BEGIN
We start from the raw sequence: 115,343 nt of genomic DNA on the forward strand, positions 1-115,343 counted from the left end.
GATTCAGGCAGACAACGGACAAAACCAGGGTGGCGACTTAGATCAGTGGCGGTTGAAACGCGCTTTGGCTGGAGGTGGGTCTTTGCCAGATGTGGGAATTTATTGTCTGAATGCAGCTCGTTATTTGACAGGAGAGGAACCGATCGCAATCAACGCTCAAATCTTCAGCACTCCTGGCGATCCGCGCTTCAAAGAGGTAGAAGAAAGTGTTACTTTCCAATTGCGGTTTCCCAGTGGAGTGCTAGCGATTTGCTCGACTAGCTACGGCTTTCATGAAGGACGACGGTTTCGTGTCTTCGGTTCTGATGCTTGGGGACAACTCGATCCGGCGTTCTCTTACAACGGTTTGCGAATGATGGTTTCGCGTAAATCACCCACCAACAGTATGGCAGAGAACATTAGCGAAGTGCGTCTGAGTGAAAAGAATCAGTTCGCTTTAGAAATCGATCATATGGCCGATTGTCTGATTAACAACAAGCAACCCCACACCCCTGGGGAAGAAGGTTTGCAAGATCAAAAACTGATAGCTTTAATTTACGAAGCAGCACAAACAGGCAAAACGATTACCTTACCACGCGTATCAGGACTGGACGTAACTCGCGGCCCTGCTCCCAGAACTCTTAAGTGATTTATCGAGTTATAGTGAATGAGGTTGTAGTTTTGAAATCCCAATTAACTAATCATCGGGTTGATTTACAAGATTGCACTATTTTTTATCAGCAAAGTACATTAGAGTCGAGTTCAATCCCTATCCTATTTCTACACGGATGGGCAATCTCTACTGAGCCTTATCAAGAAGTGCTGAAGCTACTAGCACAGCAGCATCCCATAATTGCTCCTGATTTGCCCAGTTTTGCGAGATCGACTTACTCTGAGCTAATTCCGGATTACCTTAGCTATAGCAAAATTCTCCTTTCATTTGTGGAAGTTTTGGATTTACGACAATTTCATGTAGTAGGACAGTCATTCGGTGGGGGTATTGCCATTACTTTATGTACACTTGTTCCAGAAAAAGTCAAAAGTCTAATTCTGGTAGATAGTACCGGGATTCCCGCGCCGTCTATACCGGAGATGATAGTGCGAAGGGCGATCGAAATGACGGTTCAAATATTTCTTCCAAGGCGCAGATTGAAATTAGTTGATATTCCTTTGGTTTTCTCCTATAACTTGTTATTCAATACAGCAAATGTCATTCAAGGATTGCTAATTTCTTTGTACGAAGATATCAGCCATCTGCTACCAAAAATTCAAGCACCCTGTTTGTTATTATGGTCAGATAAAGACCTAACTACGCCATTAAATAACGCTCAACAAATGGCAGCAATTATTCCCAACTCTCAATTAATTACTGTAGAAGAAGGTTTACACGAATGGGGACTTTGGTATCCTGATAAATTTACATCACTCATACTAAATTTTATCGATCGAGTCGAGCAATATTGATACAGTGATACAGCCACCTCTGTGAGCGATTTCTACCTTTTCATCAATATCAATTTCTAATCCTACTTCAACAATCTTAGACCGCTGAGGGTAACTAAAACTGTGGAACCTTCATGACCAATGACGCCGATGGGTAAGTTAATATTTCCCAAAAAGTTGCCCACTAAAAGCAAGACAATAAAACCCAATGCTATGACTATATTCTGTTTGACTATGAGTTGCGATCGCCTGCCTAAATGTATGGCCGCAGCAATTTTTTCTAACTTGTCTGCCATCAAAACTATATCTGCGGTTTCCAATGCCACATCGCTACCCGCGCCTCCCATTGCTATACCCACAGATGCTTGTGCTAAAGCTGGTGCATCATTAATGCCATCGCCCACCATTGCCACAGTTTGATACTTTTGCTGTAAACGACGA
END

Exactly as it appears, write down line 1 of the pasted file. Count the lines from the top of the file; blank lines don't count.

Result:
We start from the raw sequence: 115,343 nt of genomic DNA on the forward strand, positions 1-115,343 counted from the left end.